Author:
Lacey Harris-Coble
Version:
2016

This landscape study provides an overview of Tanzania’s agriculture and the status of country’s extension system. It also provides information on the prevalence of poverty, nutrition and gender related issues in the country with special focus on rural areas. It summarizes Tanzania’s current agricultural and nutrition policy, and provides a summary of several on-going projects by the United States Government (USG) and other donors in the country related to agriculture extension, and gender and nutrition impacts. 

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Author:
Jens M. Vesterager et.al.
Version:
2013

Sub-Saharan Africa remains the world’s most food-insecure region in spite of its abundant agricultural potential. In an attempt to contribute towards overcoming this problem, an agricultural development approach known as RIPAT (Rural Initiatives for Participatory Agricultural Transformation) has been developed over the period since 2006 through a series of projects in northern Tanzania. 

It has for decades been anticipated by development actors that pro-poor agricultural development interventions would be the direct route to improved nutrition among smallholder farm families. However, it is difficult to find evidence that documents such linkage – partly because of poor quality evaluations, but also because it has been realised that agricultural development interventions must be designed to a much larger extent with a nutritional lens and must take into account what types of agricultural component can lead to improved nutrition. We provide research evidence of improved rural food and nutrition security following the application of the RIPAT approach.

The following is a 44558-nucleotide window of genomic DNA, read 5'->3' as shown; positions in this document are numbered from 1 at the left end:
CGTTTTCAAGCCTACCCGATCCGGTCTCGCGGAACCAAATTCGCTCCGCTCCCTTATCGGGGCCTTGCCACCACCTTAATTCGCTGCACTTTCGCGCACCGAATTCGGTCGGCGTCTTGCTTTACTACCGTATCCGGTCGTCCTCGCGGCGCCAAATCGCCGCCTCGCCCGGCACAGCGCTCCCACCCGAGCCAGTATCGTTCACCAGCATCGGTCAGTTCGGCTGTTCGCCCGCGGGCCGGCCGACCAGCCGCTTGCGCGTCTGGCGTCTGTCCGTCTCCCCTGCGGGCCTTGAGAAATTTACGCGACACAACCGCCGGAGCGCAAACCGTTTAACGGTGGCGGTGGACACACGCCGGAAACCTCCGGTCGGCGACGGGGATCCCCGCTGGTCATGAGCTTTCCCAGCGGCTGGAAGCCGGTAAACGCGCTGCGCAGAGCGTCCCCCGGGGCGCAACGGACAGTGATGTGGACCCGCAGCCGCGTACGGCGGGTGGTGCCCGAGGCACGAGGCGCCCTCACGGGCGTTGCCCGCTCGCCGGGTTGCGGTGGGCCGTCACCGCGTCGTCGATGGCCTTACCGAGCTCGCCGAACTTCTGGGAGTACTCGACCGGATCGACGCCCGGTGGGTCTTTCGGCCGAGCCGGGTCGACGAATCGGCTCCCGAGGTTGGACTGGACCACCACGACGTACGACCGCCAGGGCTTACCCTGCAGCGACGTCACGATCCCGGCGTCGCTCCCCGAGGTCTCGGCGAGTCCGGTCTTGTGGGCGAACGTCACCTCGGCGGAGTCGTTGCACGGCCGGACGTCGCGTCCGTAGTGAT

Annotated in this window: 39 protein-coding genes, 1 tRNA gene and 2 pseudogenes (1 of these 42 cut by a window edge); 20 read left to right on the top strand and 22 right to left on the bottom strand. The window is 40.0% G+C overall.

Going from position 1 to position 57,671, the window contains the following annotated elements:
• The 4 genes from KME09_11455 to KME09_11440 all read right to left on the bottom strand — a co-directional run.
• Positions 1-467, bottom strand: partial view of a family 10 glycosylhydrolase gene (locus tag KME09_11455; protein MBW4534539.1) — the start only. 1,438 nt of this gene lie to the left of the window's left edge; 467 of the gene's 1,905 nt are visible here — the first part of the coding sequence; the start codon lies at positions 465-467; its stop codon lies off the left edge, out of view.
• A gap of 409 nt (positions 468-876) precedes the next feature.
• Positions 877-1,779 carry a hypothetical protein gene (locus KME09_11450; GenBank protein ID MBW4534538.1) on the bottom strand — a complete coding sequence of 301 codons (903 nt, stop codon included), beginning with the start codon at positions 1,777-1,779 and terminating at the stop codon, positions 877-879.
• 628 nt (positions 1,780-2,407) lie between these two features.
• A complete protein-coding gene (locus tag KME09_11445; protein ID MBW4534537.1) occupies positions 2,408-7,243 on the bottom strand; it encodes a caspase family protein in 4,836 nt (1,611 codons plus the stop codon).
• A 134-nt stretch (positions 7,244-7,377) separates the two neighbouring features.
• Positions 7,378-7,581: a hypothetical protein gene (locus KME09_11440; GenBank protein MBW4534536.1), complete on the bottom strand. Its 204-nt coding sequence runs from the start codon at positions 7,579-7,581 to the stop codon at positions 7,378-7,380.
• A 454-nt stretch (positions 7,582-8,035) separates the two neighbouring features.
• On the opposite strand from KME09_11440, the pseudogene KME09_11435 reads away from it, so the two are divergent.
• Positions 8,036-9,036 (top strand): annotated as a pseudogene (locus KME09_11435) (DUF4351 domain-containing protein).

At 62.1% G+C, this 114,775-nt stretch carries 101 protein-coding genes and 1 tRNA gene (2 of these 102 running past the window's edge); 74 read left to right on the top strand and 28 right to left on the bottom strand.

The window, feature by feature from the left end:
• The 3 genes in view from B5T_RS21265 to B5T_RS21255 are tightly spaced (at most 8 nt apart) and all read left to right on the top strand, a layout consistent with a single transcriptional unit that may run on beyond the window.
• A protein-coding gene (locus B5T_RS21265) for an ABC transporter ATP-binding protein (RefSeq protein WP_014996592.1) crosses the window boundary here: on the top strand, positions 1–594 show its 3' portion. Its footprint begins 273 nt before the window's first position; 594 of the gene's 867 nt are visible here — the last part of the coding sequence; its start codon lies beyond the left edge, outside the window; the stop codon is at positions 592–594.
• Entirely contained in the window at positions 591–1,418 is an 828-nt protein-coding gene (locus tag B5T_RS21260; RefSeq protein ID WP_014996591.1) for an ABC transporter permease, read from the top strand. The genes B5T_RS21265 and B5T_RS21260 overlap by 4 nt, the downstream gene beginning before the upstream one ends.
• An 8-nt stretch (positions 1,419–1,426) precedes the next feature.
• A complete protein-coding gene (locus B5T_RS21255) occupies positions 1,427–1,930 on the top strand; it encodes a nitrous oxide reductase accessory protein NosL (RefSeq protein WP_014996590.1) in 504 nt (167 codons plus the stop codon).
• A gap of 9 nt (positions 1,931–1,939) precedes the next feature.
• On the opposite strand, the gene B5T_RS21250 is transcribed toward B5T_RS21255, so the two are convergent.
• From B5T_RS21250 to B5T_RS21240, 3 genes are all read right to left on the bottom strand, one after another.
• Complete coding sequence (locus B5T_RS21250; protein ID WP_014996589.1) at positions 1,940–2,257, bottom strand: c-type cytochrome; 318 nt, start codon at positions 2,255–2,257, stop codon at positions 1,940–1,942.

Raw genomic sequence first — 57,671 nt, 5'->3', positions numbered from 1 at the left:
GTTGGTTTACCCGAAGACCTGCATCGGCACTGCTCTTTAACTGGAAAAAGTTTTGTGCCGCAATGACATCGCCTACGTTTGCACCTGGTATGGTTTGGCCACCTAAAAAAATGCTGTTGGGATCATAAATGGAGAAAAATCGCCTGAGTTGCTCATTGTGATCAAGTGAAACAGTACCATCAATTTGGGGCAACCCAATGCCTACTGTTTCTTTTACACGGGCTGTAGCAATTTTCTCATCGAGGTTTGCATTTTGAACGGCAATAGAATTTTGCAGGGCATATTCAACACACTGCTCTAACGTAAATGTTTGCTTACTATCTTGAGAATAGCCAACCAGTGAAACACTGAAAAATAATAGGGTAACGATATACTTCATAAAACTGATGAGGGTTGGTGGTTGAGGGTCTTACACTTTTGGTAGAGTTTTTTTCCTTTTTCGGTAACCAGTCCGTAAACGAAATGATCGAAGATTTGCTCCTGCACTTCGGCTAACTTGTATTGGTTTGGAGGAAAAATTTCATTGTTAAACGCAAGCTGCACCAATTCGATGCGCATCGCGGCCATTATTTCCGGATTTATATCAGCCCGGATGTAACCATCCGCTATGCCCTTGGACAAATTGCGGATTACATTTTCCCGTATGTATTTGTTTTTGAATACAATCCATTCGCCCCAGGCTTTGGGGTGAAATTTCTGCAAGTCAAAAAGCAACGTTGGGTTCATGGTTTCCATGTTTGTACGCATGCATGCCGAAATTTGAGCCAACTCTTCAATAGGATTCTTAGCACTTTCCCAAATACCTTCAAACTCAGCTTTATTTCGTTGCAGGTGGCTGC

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Author:
UN Women, World Bank, UNDP, UNEP
Version:
2015

in Malawi, Tanzania, and Uganda

While there is mounting evidence on the link between promoting women’s equality and economic empowerment and other development outcomes, such as sustainable agricultural and economic growth, gender issues are being inadequately reflected in agricultural policy strategies and programs. At the same time, a changing climate means that there is a shrinking window of opportunity for action, and it is imperative that climate-smart approaches to agriculture help close the gender gap and promote women’s empowerment, economic development, and societal resilience to shocks.

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